One benefit of being a 1300-year-old bear blessed with the gift of reason through a sainted hermit is that it lends you the wisdom of experience. Said wisdom may be expressed in the form of blogging, or, even better, as a book on the spiritual life. St. Corbinian’s Bear’s Lenten Companion for Bearish Humans is part devotional and part (ahem) autobiography, detailing the Bear’s first 40 Days of Lent under the tutelage of Corbinian himself.
The Bear and his co-authors Timothy and Kathryn Capps (cf. our previous interview with Mr. Capps) have crafted forty chapters of daily reading that entertain and educate. Each chapter is only a few pages long and covers one day in the Bear’s Lent. He fights against the world, the flesh, the devil, and sometimes even against his ghostly father St. Corbinian. The Authors Capps offer some thoughts for reflection at the end of the day’s reading, thoughts that often delve deep into the well of Catholic tradition and spirituality. They are Benedictine oblates, and that form of the spiritual life finds concrete expression in the interactions between bishop and bear.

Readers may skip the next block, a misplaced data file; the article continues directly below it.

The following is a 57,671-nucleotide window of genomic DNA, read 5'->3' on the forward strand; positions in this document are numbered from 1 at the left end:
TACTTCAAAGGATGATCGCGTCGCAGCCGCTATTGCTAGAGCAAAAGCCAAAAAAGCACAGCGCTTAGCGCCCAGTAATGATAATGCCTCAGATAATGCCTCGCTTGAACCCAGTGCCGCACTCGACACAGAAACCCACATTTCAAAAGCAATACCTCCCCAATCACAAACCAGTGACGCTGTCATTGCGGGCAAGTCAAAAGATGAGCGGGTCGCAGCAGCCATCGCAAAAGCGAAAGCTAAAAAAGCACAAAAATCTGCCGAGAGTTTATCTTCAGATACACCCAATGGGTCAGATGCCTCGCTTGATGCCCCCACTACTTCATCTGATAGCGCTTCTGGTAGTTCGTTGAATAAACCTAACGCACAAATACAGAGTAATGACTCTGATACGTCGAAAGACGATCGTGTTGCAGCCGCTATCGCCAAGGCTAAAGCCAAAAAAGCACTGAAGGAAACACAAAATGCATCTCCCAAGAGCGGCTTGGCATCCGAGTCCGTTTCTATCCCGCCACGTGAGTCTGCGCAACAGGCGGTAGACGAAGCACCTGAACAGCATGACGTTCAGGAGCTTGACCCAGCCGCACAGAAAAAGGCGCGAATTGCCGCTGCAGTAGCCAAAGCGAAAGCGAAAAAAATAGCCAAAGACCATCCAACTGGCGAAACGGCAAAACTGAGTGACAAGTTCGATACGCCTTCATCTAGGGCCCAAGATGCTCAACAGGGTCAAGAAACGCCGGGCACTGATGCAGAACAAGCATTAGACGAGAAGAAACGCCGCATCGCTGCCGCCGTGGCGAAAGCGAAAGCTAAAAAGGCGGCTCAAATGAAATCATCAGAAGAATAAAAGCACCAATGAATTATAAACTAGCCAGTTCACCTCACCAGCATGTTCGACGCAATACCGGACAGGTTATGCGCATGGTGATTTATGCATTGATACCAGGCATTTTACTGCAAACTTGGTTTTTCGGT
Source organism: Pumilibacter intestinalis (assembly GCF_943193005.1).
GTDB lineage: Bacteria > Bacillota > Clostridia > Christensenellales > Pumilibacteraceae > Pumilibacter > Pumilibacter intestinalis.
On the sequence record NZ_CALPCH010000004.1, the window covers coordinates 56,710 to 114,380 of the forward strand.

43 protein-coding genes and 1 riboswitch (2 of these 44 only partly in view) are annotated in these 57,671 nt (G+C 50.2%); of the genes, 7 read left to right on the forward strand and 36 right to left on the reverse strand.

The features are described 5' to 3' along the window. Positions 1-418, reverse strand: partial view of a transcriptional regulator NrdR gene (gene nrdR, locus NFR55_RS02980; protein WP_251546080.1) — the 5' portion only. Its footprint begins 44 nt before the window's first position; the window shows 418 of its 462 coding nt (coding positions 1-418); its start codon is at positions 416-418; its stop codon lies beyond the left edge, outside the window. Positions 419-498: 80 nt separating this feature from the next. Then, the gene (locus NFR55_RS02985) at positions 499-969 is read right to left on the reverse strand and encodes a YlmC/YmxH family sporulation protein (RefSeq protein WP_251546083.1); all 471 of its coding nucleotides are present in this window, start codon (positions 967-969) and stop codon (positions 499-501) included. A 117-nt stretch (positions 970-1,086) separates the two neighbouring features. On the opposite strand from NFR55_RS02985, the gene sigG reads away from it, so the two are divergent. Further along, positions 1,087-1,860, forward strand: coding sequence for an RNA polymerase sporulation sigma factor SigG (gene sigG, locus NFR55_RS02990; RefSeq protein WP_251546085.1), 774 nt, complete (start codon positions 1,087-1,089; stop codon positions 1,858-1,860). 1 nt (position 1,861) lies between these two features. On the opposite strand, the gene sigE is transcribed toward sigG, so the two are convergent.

At varying times the Bear is proud of his achievements, discouraged by his failures, or gazing longingly at the fat ponies in the nearby pastureland. Sometimes he is the most devoted Catholic in Bavaria, other times he wonders if God even exists. In other words, his lived experience of Lent is very much like that of any Catholic who tries for the first time—maybe even for the twentieth time—to take the 40 Days of penance, fasting, and prayer seriously. It is easy to start strong with high-mindedness, and also very easy to run right into a spiritual gopher hole and twist your ankle.
To say much more would be to give away the fun stuff. Tolle lege, take up and read.[The Lenten Companion for Bearish Humans is available through Amazon and Hope and Life Press. If you decide to purchase books through Amazon, you can support Dappled Things while doing so by buying them through our Amazon Smile account.]